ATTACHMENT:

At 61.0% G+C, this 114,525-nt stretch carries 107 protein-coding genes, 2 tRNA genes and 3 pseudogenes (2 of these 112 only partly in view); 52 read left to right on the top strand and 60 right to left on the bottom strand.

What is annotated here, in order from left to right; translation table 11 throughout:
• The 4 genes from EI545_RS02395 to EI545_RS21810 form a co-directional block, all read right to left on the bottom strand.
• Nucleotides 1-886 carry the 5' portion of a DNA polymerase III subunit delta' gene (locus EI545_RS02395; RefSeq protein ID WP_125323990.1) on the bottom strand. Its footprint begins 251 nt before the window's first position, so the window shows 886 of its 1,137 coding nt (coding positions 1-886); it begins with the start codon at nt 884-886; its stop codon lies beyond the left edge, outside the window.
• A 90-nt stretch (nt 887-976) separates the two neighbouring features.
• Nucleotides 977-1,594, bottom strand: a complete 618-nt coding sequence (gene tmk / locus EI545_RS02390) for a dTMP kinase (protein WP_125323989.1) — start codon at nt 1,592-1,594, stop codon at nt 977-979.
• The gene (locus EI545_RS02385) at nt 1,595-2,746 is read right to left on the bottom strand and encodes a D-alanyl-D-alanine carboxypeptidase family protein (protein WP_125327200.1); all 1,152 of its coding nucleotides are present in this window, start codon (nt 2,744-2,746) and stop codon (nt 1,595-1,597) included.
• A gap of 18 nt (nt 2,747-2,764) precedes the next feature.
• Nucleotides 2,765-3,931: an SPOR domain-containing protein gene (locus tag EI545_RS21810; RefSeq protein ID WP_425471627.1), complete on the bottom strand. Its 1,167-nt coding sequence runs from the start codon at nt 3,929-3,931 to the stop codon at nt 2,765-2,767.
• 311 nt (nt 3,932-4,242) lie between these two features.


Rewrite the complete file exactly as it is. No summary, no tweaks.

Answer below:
At 61.0% G+C, this 114,525-nt stretch carries 107 protein-coding genes, 2 tRNA genes and 3 pseudogenes (2 of these 112 only partly in view); 52 read left to right on the top strand and 60 right to left on the bottom strand.

What is annotated here, in order from left to right; translation table 11 throughout:
• The 4 genes from EI545_RS02395 to EI545_RS21810 form a co-directional block, all read right to left on the bottom strand.
• Nucleotides 1-886 carry the 5' portion of a DNA polymerase III subunit delta' gene (locus EI545_RS02395; RefSeq protein ID WP_125323990.1) on the bottom strand. Its footprint begins 251 nt before the window's first position, so the window shows 886 of its 1,137 coding nt (coding positions 1-886); it begins with the start codon at nt 884-886; its stop codon lies beyond the left edge, outside the window.
• A 90-nt stretch (nt 887-976) separates the two neighbouring features.
• Nucleotides 977-1,594, bottom strand: a complete 618-nt coding sequence (gene tmk / locus EI545_RS02390) for a dTMP kinase (protein WP_125323989.1) — start codon at nt 1,592-1,594, stop codon at nt 977-979.
• The gene (locus EI545_RS02385) at nt 1,595-2,746 is read right to left on the bottom strand and encodes a D-alanyl-D-alanine carboxypeptidase family protein (protein WP_125327200.1); all 1,152 of its coding nucleotides are present in this window, start codon (nt 2,744-2,746) and stop codon (nt 1,595-1,597) included.
• A gap of 18 nt (nt 2,747-2,764) precedes the next feature.
• Nucleotides 2,765-3,931: an SPOR domain-containing protein gene (locus tag EI545_RS21810; RefSeq protein ID WP_425471627.1), complete on the bottom strand. Its 1,167-nt coding sequence runs from the start codon at nt 3,929-3,931 to the stop codon at nt 2,765-2,767.
• 311 nt (nt 3,932-4,242) lie between these two features.